On February 3, 2021

VT  F&W urges you to remember nongame wildlife tax checkoff

Osprey – Pandion haliaetus – Photo taken by Fred K. Truslow for the Cornell Laboratory of Ornithology

Vermonters interested in conserving wildlife are encouraged to donate to the Nongame Wildlife Fund on their state income tax form this year, the Vermont Fish & Wildlife Dept. stated this week. The fund helps protect some of Vermont’s most threatened wildlife such as bald eagles, lake sturgeon, spruce grouse, and Indiana bats.

Donations are leveraged by matching federal grants, meaning that a $35 donation can help secure up to another $65 in federal funds for wildlife conservation in Vermont.

“The nongame checkoff donations, along with hunting, fishing and trapping license revenue, have helped recovery efforts for Vermont’s peregrine falcons, loons, ospreys, bald eagles, American martens, Indiana and northern long-eared bats, spiny softshell turtles, and other species,” said Director of Wildlife Mark Scott. “We are also supporting surveys of Vermont’s pollinators so we can determine their conservation needs and manage our Wildlife Management Areas for their benefit.”

“The common loon, osprey and peregrine falcon are no longer endangered species in Vermont due to management that continues to benefit those species, and we hope the bald eagle can be removed from Vermont’s endangered species list in the near future,” he said.

Steve Parren and other fish and wildlife biologists manage nongame wildlife projects for the Vermont Fish & Wildlife Dept.  Their work is diverse and includes mammals, birds, turtles, fish, frogs, bees, freshwater mussels, and plants, as well as the habitats and natural communities they need.

“The Nongame Wildlife Fund has helped some of our great wildlife success stories in Vermont,” said Parren.  “Thanks to the generous donations of thousands of Vermonters, we are restoring many of the iconic species of our Green Mountain State.”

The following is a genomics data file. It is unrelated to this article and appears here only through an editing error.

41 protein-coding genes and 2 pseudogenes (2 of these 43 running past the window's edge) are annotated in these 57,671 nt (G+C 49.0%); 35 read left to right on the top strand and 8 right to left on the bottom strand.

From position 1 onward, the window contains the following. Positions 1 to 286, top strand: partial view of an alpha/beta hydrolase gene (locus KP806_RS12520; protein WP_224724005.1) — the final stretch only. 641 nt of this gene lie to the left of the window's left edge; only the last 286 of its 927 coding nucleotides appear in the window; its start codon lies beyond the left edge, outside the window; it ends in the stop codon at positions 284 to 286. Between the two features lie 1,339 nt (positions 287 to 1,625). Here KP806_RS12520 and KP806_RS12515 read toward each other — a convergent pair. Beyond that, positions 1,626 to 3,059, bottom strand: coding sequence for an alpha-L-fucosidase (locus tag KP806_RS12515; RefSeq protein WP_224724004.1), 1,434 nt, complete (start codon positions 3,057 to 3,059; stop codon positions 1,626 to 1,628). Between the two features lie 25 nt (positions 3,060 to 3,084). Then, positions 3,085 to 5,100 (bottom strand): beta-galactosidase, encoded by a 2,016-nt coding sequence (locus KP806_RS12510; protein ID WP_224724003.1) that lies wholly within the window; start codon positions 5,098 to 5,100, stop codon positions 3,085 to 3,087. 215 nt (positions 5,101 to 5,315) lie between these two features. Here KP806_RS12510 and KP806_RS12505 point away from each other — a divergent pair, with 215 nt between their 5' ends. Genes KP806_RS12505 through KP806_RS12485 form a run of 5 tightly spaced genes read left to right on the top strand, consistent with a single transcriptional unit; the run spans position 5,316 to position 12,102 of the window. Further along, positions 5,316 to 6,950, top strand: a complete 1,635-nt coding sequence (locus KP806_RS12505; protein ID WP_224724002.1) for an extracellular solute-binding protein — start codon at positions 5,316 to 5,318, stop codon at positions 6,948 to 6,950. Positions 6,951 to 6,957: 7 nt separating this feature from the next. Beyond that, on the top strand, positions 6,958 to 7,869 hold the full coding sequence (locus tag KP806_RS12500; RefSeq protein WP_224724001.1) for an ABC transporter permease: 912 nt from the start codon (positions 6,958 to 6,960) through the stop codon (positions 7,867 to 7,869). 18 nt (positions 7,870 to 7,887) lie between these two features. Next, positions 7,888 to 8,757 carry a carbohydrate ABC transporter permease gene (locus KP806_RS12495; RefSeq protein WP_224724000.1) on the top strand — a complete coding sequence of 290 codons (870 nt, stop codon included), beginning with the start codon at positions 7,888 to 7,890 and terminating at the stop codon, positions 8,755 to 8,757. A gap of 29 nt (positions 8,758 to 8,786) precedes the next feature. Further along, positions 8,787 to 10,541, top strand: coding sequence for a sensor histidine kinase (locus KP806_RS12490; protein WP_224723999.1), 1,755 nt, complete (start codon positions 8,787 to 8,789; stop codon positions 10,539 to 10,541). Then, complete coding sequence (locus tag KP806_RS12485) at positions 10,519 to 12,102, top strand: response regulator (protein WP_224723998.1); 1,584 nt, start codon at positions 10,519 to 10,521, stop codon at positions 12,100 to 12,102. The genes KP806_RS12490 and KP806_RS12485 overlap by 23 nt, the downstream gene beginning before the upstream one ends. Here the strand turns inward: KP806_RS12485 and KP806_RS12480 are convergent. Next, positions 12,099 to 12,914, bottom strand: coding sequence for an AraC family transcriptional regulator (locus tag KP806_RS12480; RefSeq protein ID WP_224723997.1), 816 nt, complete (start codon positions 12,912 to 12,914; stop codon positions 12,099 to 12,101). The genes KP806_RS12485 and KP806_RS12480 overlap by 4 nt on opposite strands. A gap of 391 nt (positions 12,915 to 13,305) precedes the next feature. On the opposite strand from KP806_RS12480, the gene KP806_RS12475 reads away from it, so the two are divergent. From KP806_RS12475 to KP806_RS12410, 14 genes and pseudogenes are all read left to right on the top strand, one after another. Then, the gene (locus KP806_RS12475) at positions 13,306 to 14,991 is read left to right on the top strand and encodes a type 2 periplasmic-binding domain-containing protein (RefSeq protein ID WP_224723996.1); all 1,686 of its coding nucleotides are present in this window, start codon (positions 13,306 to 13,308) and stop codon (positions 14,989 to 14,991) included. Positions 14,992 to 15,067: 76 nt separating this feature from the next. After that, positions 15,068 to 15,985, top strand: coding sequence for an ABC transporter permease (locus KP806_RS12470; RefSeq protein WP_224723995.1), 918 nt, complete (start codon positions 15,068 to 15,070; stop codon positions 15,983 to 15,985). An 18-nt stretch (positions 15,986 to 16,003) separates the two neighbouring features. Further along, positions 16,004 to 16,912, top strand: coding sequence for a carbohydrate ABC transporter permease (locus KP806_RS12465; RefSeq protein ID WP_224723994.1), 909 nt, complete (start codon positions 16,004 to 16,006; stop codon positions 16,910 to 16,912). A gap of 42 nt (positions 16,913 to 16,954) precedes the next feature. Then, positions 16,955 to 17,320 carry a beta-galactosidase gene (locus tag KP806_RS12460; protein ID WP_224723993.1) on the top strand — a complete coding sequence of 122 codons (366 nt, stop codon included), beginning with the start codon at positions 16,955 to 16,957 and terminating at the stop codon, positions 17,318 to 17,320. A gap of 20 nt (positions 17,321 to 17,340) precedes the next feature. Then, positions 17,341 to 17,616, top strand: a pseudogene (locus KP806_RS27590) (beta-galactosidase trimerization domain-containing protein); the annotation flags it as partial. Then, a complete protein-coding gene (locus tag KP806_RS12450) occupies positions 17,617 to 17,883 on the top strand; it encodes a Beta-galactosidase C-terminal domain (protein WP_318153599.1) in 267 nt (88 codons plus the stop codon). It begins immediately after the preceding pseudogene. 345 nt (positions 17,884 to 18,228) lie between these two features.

Do you want to submit feedback to the editor?

Send Us An Email!

Related Posts

Gov. Scott vetoes bill that would’ve restricted bee-killing pesticide

May 22, 2024
Staff report On Monday, May 20, World Bee Day, Gov. Phil Scott vetoed legislation meant to protect bees and other pollinators from a widely-used neuorotoxic pesticide. The bill (H.706) would  eliminate most uses of neonicotinoid pesticides (neonics) in Vermont, which have been associated with alarming losses of managed and wild bee populations. Neonic insecticides are used on…

Health premium increases of 16%-19% projected for 2025

May 22, 2024
Vermonters are again facing steep upward premium growth for 2025 due to the cumulative impact of hospital costs, drug prices and state health care policy choices. Blue Cross and Blue Shield of Vermont projects that these trends will continue and will require rate increases of 16.3% for individual health plans and 19.1% for the small group…

Sanders: weight loss drugs could bankrupt U.S. health care

May 22, 2024
As part of his investigation into the outrageously high price of Ozempic and Wegovy in the U.S., U.S. Sen. Bernie Sanders, chairman of the Senate Health, Education, Labor, and Pensions (HELP) Committee, released a stunning new report May 15 exposing the potential of weight loss drugs to bankrupt American health care. In the report, HELP…

The future of fertilizer? Pee, says this Brattleboro institute

May 22, 2024
By Kate Kampner, Community News Service Editor’s note: The Community News Service is a program in which University of Vermont students work with professional editors to provide content for local news outlets at no cost. When Peter Stickney walks along his cow paddocks in the morning, he notes the scattered patches of greener grass across the…